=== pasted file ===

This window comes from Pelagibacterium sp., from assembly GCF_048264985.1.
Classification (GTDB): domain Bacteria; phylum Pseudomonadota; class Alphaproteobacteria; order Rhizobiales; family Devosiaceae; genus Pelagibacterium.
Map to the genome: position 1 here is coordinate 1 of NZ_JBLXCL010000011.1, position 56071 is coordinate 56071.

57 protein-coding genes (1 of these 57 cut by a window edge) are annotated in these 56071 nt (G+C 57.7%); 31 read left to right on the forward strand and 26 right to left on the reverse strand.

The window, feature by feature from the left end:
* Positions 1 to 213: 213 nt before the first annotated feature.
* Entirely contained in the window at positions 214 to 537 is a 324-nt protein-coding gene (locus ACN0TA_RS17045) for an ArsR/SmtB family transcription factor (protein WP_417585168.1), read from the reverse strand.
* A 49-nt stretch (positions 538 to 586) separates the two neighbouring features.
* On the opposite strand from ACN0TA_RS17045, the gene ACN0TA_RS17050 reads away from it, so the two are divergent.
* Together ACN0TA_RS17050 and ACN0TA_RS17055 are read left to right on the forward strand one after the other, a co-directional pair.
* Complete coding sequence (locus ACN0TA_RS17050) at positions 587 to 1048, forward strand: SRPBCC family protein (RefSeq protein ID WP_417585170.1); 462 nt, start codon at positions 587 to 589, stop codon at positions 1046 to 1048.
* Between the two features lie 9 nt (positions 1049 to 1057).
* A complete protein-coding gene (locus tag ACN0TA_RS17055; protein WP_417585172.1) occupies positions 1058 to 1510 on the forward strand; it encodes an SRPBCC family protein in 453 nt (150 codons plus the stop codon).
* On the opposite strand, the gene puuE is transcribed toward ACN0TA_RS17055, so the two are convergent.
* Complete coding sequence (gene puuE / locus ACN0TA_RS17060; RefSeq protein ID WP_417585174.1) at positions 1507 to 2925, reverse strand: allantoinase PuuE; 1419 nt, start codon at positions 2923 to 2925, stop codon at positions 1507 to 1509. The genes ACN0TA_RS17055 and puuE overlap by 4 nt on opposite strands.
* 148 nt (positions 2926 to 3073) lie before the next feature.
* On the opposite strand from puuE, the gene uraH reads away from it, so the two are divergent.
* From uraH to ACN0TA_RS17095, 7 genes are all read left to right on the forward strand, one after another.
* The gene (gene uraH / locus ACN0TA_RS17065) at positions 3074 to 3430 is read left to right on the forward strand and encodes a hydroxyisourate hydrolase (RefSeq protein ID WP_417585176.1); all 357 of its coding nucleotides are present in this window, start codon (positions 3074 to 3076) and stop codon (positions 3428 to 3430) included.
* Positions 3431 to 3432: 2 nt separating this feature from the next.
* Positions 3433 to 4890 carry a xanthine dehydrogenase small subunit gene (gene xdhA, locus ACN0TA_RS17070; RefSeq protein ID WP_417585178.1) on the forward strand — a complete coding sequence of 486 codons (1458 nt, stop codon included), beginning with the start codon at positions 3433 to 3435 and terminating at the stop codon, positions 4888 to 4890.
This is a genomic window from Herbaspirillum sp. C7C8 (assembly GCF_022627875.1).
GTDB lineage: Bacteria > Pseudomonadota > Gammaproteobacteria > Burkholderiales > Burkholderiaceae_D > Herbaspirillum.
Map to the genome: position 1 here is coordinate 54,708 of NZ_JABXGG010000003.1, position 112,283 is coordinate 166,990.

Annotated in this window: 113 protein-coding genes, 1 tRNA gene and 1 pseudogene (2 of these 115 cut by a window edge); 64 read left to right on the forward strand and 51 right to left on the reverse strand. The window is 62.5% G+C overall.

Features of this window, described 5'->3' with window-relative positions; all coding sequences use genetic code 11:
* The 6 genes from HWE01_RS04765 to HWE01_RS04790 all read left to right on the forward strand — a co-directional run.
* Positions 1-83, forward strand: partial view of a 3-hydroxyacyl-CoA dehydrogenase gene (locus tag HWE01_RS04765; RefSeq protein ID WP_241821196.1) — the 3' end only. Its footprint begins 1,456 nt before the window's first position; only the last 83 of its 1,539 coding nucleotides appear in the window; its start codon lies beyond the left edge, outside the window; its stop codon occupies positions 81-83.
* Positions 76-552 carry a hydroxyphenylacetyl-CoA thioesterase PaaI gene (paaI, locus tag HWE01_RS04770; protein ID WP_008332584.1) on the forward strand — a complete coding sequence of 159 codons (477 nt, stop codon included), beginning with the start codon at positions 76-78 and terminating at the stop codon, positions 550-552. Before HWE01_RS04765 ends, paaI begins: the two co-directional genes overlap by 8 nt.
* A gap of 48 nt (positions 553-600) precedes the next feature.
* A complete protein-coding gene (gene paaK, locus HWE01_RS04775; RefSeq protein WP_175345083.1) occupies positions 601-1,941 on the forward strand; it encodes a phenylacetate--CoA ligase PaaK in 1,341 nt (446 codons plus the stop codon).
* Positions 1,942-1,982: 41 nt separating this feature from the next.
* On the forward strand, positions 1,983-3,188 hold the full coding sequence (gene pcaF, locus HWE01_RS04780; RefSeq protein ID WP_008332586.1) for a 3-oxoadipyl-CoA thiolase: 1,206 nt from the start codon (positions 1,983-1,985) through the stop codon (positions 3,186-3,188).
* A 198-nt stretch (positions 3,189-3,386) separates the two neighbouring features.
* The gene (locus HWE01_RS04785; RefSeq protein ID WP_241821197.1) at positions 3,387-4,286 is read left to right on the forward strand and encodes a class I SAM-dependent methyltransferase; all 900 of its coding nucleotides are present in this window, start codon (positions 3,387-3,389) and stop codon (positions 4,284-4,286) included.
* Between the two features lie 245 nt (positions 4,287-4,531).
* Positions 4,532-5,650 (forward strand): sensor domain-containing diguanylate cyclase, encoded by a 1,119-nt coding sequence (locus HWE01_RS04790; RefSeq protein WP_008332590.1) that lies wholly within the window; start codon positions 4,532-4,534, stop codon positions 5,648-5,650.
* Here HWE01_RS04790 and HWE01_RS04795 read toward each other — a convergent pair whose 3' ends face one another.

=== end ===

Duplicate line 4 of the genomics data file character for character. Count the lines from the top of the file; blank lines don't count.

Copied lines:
57 protein-coding genes (1 of these 57 cut by a window edge) are annotated in these 56071 nt (G+C 57.7%); 31 read left to right on the forward strand and 26 right to left on the reverse strand.